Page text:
seventeenth century.7 The Church of England, with thousands of parishes throughout the realm, possessed the necessary bureaucratic framework and was to be the sole licensing authority for the licensing of midwives for more than two hundred years. origins of licensing Historians have generally theorized that the practice of licensing midwives by. The Literary Culture Of Nonconformity In Later Seventeenth Century England The Literary Culture Of Nonconformity In Later Seventeenth Century England by N. H. Keeble. Download it The Literary Culture Of Nonconformity In Later Seventeenth Century England books also available in PDF, EPUB, and Mobi Format for read it on your Kindle device, PC, phones or tablets.

Latitudinarianism in the Seventeenth-Century Church of England (Brill"s Studies in Intellectual History) by Richard H. Popkin Download PDF EPUB FB2

The Latitudinarians, a group of prominent clergymen in the late seventeenth-century Church of England, were articulate opponents of Anglicanism's intellectual foes. Against the challenges of Hobbism, Spinozism, Deism, scepticism, and Roman Catholicism, they presented a body of thought emphasizing reason in religion and practical morality over credal speculation.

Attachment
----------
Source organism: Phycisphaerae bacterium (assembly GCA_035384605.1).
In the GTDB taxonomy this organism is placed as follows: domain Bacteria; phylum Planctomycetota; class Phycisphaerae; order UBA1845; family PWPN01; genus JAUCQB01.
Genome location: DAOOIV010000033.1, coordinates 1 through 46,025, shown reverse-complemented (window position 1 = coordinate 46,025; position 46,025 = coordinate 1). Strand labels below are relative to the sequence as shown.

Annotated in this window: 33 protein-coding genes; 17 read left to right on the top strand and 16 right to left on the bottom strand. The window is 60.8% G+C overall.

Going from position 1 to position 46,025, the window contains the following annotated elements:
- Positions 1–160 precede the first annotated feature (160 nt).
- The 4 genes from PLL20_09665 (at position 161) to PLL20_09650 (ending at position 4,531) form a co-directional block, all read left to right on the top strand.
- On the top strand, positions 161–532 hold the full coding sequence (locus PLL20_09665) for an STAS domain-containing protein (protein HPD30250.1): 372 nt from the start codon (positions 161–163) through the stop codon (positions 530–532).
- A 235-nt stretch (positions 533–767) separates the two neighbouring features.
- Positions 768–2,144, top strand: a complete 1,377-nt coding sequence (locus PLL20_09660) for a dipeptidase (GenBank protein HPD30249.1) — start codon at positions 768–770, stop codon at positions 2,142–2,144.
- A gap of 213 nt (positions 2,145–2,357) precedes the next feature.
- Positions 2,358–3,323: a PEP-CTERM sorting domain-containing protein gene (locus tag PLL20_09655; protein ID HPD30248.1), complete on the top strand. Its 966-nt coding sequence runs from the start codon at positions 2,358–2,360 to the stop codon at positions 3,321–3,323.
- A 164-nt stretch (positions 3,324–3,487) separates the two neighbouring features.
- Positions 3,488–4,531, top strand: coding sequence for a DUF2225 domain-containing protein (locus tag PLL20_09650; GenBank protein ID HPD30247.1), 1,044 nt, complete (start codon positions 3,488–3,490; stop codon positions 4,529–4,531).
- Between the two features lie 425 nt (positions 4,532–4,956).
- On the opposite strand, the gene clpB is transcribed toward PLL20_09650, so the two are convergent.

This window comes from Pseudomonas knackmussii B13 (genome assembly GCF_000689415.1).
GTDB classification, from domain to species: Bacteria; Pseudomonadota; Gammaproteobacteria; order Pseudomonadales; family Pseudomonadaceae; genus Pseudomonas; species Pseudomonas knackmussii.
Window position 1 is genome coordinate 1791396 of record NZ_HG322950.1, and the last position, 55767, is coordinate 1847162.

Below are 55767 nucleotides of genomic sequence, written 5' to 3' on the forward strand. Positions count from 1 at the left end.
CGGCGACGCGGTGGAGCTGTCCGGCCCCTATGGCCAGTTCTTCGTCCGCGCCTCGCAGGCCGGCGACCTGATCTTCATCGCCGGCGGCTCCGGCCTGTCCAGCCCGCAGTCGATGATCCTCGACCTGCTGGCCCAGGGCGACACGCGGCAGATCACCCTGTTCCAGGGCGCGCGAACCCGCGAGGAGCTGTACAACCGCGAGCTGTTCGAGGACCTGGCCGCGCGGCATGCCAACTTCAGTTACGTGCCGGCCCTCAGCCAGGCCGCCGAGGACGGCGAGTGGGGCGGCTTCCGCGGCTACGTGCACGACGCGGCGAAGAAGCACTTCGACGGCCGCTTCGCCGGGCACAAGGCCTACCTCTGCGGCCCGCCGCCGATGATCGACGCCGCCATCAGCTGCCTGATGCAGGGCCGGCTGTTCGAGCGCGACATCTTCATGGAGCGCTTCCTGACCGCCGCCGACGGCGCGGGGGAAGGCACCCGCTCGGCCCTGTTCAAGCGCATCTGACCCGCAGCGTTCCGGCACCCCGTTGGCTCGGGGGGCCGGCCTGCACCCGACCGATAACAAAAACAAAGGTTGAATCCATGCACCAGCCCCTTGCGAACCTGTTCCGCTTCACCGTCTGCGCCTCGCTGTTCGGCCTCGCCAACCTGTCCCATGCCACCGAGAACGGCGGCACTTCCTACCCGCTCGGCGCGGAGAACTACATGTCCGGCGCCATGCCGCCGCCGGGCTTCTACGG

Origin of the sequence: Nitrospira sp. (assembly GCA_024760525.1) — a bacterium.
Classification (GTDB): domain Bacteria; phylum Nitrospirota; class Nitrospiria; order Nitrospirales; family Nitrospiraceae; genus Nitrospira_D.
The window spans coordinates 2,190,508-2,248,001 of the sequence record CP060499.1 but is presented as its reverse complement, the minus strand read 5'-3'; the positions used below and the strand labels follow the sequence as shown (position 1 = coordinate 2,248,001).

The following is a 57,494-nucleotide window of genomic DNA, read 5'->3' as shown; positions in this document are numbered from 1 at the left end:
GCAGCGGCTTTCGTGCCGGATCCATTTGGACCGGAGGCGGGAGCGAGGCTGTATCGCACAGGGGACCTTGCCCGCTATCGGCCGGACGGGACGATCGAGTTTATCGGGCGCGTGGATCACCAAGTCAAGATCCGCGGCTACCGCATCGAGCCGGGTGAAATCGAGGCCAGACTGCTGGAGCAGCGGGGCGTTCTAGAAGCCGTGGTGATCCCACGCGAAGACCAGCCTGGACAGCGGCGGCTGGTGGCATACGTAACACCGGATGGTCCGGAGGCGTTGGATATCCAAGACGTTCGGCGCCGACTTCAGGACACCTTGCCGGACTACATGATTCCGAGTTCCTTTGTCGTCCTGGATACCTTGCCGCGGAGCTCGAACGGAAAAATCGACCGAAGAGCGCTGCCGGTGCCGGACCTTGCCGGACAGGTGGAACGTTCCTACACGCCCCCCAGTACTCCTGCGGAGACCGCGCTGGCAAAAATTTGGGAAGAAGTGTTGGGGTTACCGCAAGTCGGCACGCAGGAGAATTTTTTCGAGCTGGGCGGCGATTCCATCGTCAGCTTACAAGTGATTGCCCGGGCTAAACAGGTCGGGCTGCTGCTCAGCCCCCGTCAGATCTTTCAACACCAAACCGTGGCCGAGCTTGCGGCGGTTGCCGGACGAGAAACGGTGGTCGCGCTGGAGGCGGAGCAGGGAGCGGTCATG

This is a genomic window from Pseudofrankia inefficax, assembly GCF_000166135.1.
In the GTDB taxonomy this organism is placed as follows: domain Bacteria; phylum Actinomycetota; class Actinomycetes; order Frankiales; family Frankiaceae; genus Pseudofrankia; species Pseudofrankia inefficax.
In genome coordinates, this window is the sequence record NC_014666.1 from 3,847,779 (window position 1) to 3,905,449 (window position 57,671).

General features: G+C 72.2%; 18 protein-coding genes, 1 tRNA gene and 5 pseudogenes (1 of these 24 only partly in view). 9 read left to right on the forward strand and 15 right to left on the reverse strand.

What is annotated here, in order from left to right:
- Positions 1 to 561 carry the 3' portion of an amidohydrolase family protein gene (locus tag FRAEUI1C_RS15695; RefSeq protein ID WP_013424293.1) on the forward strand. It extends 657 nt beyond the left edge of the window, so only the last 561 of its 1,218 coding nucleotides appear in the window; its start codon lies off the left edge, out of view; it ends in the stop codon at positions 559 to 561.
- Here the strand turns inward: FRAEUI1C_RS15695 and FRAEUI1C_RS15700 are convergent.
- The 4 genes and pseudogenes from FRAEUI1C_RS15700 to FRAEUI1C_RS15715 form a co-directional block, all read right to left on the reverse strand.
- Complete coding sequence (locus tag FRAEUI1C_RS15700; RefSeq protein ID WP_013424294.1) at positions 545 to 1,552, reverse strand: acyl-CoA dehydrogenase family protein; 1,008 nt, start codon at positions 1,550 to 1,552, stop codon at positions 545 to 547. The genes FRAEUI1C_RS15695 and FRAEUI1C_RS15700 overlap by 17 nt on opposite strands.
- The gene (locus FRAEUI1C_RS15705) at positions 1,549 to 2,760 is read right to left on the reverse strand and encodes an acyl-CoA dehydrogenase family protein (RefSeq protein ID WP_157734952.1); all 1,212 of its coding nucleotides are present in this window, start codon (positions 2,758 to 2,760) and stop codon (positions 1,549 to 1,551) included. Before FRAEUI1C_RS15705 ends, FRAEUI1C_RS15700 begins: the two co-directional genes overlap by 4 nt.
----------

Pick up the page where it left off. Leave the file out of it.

: Latitudinarianism in the Seventeenth-Century Church of England (Brill's Studies in Intellectual History) (): Martin I.

Griffin Jr., Richard H. Popkin, Lila Freedman: BooksCited by: Latitudinarianism in the Seventeenth-Century Church of England. "This work is a perceptive and careful study of seventeenth-century Latitudinarianism. Its intellectual analysis set within the historical context enhances its value.

Church History, " the book is a valuable addition to the small shelf of Restoration religious Cited by: Get this from a library. Latitudinarianism in the seventeenth-century Church of England.

[Martin I J Griffin; Richard H Popkin; Lila Freedman] -- "The Latitudinarians, a group of prominent clergymen in the late seventeenth-century Church of England, were articulate opponents of Anglicanism's intellectual foes. Against the challenges of. Latitudinarianism in the Seventeenth-Century Church of England by Martin I.J.